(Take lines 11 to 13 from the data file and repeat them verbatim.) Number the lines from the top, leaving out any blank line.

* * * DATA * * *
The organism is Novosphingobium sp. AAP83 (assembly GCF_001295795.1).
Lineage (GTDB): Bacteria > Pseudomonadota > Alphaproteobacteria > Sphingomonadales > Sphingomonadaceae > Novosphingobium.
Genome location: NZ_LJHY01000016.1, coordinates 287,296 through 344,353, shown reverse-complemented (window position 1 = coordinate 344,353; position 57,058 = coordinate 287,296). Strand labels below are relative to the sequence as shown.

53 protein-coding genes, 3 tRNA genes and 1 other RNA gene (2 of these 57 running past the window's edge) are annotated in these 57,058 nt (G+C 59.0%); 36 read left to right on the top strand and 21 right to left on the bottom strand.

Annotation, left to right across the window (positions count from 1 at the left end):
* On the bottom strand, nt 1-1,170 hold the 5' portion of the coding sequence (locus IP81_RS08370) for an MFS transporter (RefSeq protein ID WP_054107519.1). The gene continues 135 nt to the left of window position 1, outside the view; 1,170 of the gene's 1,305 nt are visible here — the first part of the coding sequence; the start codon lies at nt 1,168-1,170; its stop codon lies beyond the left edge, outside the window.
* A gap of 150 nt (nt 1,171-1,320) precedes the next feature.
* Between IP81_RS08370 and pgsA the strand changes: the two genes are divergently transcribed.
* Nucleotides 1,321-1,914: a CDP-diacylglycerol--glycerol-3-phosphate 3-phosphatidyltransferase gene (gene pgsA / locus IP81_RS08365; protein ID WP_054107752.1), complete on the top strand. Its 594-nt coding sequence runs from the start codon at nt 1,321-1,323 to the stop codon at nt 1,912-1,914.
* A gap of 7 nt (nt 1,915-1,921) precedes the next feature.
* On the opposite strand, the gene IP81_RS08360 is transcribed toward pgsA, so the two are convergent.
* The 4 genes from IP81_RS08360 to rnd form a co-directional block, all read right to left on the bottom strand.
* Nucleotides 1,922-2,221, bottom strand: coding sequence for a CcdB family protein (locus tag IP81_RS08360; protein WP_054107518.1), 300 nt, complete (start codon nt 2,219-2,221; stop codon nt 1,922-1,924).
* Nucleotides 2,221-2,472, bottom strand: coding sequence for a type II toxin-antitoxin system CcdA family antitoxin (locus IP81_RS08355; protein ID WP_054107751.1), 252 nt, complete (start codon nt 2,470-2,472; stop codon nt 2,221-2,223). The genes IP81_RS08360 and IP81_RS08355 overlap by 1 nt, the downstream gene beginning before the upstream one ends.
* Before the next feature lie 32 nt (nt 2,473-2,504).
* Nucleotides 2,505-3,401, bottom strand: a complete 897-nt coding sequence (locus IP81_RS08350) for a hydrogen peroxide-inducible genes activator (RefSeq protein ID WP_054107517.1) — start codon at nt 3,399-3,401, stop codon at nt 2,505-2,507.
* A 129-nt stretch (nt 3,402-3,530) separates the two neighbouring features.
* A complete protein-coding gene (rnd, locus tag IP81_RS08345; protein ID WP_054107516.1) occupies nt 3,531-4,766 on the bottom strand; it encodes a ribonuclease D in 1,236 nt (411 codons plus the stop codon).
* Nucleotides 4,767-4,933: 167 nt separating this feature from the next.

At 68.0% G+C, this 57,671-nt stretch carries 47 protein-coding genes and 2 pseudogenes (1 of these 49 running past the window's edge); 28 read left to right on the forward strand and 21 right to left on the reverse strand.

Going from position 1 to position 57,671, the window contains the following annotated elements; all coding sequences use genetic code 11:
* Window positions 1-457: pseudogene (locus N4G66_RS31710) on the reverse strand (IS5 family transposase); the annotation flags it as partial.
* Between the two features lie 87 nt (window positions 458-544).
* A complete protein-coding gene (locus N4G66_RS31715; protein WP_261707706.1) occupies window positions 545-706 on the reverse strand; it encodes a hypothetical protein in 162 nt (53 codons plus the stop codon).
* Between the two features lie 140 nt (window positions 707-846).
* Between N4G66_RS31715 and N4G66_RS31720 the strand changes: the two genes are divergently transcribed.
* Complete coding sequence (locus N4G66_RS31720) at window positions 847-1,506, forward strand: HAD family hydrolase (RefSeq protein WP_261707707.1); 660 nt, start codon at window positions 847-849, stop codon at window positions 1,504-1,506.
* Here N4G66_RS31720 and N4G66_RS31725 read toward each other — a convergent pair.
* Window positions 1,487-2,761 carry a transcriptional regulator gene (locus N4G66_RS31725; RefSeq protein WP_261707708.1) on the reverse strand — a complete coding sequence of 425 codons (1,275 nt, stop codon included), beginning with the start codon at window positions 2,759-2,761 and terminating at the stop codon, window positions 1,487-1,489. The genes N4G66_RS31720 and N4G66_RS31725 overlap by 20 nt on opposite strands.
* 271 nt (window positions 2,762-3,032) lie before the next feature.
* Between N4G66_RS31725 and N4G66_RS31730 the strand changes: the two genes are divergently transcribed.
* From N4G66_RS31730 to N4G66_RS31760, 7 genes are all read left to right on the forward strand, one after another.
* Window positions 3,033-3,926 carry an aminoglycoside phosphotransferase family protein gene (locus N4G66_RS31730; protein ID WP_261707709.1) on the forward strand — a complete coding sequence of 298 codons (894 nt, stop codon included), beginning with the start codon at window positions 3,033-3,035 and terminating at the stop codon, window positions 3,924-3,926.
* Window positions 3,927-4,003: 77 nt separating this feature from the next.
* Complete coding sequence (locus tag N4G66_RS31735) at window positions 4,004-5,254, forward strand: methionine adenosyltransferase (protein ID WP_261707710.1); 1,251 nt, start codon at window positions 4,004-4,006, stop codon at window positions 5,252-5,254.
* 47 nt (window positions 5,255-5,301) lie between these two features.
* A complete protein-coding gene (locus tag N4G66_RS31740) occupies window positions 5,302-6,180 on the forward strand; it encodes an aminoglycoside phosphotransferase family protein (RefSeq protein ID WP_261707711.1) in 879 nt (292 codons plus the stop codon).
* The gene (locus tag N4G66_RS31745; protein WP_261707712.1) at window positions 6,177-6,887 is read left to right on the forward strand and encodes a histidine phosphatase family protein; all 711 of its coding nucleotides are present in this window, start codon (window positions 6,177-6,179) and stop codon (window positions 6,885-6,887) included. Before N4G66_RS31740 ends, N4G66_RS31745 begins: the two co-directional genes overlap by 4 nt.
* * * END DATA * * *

* On the opposite strand, the gene IP81_RS08360 is transcribed toward pgsA, so the two are convergent.
* The 4 genes from IP81_RS08360 to rnd form a co-directional block, all read right to left on the bottom strand.
* Nucleotides 1,922-2,221, bottom strand: coding sequence for a CcdB family protein (locus tag IP81_RS08360; protein WP_054107518.1), 300 nt, complete (start codon nt 2,219-2,221; stop codon nt 1,922-1,924).